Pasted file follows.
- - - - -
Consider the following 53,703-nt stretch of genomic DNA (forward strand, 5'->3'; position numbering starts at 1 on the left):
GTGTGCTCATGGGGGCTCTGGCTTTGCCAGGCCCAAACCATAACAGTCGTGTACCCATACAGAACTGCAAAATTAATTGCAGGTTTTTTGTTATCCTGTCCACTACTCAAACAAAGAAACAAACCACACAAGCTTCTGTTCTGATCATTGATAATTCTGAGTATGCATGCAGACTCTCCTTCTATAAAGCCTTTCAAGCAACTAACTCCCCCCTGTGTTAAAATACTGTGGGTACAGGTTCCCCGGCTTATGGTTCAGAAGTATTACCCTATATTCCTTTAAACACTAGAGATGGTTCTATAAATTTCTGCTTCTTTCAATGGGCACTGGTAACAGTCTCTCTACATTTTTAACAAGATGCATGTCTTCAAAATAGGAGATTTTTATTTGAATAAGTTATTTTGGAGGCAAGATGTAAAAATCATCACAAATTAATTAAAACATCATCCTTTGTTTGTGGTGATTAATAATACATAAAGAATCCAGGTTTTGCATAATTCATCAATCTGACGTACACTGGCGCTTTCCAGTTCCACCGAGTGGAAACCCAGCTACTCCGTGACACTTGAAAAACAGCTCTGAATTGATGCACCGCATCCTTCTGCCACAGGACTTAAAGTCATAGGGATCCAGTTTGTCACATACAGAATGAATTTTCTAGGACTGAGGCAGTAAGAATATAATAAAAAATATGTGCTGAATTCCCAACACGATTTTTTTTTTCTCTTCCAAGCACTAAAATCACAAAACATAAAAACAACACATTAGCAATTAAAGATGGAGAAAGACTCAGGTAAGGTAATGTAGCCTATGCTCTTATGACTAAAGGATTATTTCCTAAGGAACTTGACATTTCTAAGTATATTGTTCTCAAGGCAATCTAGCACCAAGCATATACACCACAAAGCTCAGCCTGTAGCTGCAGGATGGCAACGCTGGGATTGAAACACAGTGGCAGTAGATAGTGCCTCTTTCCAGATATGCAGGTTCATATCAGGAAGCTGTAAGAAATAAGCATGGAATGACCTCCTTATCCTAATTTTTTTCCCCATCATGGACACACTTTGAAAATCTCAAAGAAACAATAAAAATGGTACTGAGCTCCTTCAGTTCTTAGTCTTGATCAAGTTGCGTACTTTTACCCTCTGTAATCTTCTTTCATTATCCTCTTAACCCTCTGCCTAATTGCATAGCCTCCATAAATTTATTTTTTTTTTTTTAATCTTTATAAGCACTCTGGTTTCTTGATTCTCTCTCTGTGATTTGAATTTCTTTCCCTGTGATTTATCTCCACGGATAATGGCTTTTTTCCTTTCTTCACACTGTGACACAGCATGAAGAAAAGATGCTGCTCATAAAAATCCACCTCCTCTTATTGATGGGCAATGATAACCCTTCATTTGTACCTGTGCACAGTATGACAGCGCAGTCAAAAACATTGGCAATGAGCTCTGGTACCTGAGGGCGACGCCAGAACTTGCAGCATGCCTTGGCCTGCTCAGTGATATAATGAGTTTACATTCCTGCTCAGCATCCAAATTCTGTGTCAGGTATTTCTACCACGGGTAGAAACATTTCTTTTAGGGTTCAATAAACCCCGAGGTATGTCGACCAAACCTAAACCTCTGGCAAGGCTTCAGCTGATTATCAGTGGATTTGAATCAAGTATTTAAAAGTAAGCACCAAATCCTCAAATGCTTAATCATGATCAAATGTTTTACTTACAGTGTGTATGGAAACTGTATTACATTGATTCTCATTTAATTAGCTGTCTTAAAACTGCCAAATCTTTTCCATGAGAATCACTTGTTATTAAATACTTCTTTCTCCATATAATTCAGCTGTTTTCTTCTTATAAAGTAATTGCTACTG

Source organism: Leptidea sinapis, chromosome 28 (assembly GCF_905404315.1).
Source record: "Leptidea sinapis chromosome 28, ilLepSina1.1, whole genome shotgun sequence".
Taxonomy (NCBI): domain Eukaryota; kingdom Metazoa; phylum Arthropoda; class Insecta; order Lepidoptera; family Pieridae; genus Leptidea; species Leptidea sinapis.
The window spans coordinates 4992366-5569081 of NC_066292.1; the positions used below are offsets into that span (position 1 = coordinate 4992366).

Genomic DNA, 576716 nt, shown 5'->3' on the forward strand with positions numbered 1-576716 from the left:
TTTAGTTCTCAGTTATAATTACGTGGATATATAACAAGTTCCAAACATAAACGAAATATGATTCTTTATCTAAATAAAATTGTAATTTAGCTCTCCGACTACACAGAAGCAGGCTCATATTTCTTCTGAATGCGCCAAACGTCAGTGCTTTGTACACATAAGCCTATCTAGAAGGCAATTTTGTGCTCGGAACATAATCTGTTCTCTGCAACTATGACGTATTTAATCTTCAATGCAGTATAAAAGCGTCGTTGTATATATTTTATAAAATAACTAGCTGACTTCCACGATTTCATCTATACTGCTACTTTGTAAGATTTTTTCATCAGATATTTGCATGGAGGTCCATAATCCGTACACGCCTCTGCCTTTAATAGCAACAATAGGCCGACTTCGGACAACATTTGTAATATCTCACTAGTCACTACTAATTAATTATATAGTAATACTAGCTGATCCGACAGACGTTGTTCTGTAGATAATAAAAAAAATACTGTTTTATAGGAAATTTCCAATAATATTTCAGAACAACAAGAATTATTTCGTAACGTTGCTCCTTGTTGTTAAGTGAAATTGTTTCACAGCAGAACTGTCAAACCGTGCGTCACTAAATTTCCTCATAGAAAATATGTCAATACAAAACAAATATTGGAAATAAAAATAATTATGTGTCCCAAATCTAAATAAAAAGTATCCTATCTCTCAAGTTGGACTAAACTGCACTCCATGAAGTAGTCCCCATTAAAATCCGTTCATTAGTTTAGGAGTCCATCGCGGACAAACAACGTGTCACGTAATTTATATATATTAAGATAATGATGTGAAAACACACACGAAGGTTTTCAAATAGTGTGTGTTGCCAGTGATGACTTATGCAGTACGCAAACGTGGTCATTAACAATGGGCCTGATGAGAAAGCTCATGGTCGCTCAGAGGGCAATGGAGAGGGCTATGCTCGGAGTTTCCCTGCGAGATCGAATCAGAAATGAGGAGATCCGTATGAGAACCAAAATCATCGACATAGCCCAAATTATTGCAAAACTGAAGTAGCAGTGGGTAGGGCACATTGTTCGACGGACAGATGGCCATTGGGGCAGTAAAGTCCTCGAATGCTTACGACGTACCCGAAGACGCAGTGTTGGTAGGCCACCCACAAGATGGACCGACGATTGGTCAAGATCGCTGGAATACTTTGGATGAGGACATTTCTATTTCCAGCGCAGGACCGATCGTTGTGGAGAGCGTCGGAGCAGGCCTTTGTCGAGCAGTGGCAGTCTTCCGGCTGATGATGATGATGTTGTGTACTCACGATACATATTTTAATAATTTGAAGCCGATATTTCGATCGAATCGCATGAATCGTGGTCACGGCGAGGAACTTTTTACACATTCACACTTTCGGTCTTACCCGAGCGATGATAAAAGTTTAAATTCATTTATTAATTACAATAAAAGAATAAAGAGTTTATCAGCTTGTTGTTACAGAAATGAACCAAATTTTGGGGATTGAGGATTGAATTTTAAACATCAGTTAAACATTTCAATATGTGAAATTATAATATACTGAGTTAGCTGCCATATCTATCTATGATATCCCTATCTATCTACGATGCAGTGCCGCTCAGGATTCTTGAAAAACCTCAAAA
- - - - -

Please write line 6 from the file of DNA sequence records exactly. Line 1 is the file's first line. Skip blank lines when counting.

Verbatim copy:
The window spans coordinates 4992366-5569081 of NC_066292.1; the positions used below are offsets into that span (position 1 = coordinate 4992366).